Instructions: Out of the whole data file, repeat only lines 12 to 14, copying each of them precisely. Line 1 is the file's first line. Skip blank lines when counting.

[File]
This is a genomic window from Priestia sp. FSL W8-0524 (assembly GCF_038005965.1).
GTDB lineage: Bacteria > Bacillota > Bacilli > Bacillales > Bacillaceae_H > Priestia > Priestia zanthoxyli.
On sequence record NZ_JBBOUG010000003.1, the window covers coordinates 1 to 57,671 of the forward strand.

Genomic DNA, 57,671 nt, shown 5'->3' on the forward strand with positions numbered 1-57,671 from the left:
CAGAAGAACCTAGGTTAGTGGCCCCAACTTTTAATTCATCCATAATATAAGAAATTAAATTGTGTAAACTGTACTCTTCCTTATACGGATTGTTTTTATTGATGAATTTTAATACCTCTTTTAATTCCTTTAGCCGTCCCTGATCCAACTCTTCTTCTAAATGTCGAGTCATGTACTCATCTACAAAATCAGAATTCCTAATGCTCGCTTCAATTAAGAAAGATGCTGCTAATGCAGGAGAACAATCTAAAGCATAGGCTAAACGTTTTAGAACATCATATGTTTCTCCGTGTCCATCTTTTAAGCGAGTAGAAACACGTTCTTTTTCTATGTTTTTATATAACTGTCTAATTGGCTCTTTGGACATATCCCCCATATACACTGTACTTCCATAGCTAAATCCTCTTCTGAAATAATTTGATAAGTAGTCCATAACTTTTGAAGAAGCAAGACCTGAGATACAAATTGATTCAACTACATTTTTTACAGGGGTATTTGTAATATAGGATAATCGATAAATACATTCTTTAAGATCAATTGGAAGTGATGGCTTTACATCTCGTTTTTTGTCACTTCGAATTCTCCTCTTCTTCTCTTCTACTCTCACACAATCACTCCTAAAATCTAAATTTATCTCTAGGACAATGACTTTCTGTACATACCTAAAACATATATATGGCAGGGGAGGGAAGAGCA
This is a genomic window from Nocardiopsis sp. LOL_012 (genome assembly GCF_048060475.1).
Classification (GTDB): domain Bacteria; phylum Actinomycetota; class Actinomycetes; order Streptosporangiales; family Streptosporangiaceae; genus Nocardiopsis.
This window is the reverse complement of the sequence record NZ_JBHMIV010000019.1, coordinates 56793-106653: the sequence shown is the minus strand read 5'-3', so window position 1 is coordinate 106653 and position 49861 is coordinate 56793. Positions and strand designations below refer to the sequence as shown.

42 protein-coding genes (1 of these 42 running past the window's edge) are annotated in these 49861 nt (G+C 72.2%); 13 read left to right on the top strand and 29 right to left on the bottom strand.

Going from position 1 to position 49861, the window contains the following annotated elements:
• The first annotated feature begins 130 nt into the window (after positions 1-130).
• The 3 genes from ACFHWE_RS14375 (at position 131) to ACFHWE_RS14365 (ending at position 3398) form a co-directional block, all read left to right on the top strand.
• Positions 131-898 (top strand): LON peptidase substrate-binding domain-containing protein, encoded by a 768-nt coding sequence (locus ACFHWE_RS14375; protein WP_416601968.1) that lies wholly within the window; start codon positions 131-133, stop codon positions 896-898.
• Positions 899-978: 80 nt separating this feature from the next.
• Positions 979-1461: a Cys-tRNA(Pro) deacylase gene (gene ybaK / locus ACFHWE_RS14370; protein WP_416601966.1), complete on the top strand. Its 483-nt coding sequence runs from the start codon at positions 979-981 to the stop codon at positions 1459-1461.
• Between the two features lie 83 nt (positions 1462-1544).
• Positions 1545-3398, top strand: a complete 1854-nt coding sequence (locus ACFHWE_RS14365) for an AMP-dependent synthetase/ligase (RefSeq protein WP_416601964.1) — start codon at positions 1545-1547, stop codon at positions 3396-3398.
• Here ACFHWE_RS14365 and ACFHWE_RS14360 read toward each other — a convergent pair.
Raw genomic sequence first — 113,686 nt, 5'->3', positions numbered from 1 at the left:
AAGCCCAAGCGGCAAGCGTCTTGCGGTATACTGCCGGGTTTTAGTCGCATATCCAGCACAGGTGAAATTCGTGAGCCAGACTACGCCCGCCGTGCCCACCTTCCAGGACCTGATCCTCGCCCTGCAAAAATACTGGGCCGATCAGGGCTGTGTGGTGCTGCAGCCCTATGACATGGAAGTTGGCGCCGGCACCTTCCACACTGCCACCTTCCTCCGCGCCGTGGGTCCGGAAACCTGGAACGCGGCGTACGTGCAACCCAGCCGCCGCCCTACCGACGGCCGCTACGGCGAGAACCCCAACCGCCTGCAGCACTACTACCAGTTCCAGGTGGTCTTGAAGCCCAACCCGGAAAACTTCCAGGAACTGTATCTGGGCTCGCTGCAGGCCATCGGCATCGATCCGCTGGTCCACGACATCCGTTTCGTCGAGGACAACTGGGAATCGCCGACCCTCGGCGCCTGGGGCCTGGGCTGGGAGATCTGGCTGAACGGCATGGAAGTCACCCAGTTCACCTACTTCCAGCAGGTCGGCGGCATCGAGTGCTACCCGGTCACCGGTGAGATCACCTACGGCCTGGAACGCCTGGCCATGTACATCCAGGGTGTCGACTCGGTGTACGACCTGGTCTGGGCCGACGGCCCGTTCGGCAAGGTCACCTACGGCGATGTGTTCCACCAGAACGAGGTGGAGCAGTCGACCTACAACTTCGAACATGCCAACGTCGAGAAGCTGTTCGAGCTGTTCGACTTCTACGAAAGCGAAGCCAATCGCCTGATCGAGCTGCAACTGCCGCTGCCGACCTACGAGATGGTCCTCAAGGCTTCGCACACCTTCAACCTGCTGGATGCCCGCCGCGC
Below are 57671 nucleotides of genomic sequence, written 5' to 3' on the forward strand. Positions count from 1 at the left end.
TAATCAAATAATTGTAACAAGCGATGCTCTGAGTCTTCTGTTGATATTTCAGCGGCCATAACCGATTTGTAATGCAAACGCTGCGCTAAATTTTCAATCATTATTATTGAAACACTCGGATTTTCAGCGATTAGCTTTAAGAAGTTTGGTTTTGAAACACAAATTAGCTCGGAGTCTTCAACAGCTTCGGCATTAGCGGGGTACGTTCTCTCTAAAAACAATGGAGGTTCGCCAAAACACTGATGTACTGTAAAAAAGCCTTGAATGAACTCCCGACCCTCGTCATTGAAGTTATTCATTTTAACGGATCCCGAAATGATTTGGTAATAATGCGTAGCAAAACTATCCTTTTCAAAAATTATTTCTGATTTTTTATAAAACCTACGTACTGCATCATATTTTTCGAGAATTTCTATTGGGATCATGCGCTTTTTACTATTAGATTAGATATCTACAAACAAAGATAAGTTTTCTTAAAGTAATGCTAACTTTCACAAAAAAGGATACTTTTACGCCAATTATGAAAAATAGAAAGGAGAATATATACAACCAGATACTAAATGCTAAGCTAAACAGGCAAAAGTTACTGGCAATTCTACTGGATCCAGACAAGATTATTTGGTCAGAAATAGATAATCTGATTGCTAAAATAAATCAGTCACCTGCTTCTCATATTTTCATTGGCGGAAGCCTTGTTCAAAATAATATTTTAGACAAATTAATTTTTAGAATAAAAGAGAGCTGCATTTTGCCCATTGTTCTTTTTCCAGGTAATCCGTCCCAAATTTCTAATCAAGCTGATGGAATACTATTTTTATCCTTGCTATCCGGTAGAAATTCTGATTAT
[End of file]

• The 3 genes from ACFHWE_RS14375 (at position 131) to ACFHWE_RS14365 (ending at position 3398) form a co-directional block, all read left to right on the top strand.
• Positions 131-898 (top strand): LON peptidase substrate-binding domain-containing protein, encoded by a 768-nt coding sequence (locus ACFHWE_RS14375; protein WP_416601968.1) that lies wholly within the window; start codon positions 131-133, stop codon positions 896-898.
• Positions 899-978: 80 nt separating this feature from the next.